humanitarian assistance.

4. Participants also discussed the sequencing of arrears clearance,
possible involvement of regional actors such as the African
Development Bank and South Africa in the process, steps toward HIPC
(Heavily Indebted Poor Country initiative) status, the need for
parallel efforts in key development sectors, and financing. Donors
voiced concerns about the need for confidence building steps on the
part of the GOZ prior to any major investment and harkened back to
the donor principles agreed in previous donor meetings. Managing
expectations was seen as critical as was coping with the reality
that while all parties may want to be in scenario 1, the more
realistic likelihood would be scenario 2.

5. The donors reaffirmed their commitment to the common principles
and the need for a performance-based response. However, they also
agreed that it would not be a neat process. All agreed that a clear
commitment by the GOZ to put in place a number of immediate measures
to build confidence and create the conditions for a just and
transparent recovery process would be met with a process of donor
re-engagement and program development consistent with the Paris
Declaration on aid effectiveness. The confidence-building measures
include a sound and credible program of economic stabilization in a
context of peace and security. Although little can be done until
there is a credible government in place, donor representatives
agreed that one of the first steps would be to engage the government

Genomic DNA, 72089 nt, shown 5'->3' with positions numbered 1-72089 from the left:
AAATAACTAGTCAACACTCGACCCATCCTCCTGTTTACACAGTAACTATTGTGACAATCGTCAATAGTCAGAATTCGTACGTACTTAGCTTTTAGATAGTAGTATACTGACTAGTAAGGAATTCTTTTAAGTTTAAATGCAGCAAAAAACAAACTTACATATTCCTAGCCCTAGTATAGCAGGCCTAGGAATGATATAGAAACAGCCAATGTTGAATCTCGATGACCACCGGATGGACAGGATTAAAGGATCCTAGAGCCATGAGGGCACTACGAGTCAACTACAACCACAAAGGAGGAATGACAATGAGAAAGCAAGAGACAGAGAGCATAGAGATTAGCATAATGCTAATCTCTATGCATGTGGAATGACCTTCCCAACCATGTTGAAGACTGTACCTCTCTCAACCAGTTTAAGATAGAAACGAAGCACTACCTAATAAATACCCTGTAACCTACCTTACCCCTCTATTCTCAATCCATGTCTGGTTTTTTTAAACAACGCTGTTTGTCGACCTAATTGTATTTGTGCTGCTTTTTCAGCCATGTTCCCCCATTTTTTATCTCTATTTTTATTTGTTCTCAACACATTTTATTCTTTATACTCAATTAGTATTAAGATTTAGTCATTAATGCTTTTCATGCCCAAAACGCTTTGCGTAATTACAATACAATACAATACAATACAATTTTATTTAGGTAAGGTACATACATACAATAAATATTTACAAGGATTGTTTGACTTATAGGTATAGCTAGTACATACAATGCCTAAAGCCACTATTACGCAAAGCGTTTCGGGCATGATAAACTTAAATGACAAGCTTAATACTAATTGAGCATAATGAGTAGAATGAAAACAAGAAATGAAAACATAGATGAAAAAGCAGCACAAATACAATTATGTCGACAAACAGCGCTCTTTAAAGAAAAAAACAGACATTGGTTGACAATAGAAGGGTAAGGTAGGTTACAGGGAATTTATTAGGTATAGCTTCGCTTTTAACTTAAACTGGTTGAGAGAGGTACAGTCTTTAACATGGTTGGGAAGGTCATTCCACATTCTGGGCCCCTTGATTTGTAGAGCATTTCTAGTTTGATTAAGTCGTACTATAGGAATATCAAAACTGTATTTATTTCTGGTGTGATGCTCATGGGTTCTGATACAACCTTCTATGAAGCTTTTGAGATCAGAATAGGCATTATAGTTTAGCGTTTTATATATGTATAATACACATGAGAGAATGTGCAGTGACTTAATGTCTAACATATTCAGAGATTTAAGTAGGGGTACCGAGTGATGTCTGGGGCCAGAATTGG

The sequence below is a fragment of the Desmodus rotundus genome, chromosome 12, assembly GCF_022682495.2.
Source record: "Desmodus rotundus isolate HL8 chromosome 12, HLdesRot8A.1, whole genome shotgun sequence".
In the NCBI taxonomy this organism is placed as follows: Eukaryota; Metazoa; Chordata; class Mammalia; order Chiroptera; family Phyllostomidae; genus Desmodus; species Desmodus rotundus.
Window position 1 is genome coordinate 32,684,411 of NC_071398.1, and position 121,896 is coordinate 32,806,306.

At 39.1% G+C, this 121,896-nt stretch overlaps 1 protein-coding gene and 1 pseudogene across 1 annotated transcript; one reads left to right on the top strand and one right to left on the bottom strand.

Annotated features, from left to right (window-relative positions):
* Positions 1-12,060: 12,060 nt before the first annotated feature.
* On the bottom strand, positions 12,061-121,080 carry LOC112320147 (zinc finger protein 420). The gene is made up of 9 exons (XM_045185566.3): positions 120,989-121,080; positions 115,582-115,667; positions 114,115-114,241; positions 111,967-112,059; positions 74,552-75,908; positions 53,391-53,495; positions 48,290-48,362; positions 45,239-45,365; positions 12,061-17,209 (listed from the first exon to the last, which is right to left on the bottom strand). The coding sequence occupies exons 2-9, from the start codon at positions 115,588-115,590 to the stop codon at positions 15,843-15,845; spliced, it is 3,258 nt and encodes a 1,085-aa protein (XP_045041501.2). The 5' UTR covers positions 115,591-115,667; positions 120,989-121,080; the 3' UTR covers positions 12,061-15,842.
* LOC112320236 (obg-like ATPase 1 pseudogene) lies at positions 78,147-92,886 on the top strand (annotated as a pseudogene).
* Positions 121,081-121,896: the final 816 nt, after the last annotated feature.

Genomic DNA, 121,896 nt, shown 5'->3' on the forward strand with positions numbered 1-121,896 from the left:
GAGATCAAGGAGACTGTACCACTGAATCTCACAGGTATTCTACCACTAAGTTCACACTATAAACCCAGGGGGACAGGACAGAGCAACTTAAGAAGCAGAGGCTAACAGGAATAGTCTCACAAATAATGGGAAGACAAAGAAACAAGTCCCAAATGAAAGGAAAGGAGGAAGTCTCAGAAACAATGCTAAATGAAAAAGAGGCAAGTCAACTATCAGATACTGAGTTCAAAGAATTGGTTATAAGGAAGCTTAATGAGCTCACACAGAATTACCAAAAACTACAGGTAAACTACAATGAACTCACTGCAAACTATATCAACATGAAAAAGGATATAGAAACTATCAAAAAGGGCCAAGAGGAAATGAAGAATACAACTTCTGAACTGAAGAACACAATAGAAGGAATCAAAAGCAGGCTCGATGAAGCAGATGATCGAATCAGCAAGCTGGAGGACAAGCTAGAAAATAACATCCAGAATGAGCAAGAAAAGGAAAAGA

to set clear benchmarks. The ensuing process would combine helping
the GOZ to meet the benchmarks and a clear response to achieving
them. Donors emphasized the need for clear and consistent
communication during this process as well as the development of a
communications strategy. The group also proposed development of a
transitional results matrix to enable joint monitoring of progress
to ensure mutual accountability.

6. Immediate steps required for re-engagement were seen as: the
complete re-opening of humanitarian space and assessment of needs; a
firm commitment to the impartial distribution of humanitarian aid
based on need; the immediate commencement of dialogue with regional
and international financial institutions and major creditors, with a
view to putting in place an internationally-approved economic
stabilization process and an agreed course of action to tackle the
country's arrears; an immediate end to political violence and
intimidation, including the standing down and cessation of
activities by militia groups and the release of all political
prisoners; and, actions that will quickly establish the conditions
for an open and accountable process of national reconciliation,
including the lifting of all constraints on the media and an end to
the harassment of civil society and human rights groups. Early
tests of intent include: a credible political settlement, a credible
Minister of Finance and Governor of the Reserve Bank, a credible
budget, and a credible commitment to an internationally-supported
stabilization package engaging the International Monetary Fund,
World Bank, and African Development Bank.

7. The final point of discussion was how to structure the
"architecture" for donor coordination as we move forward. All
participants are signatories to the Paris Declaration on Aid
Effectiveness which calls for coordination around a single, national
plan for recovery and the establishment of lead donor arrangements.
It was agreed that while we are committed to that direction, the way
forward will not be entirely clear until we are engaged with the
GOZ. In summary, there is emerging clarity on how to go forward and
continued consolidation around the donor principles. There is a
coherence of view and agreement that open and frank dialogue is
needed to ensure solidarity of action. DFID was tasked with
consolidating the results of the discussions to present at the
upcoming donor meeting in Ottawa.


8. On September 26, Morgan Tsvangirai and members of his technical
transition team and Government Strategic Unit, which has been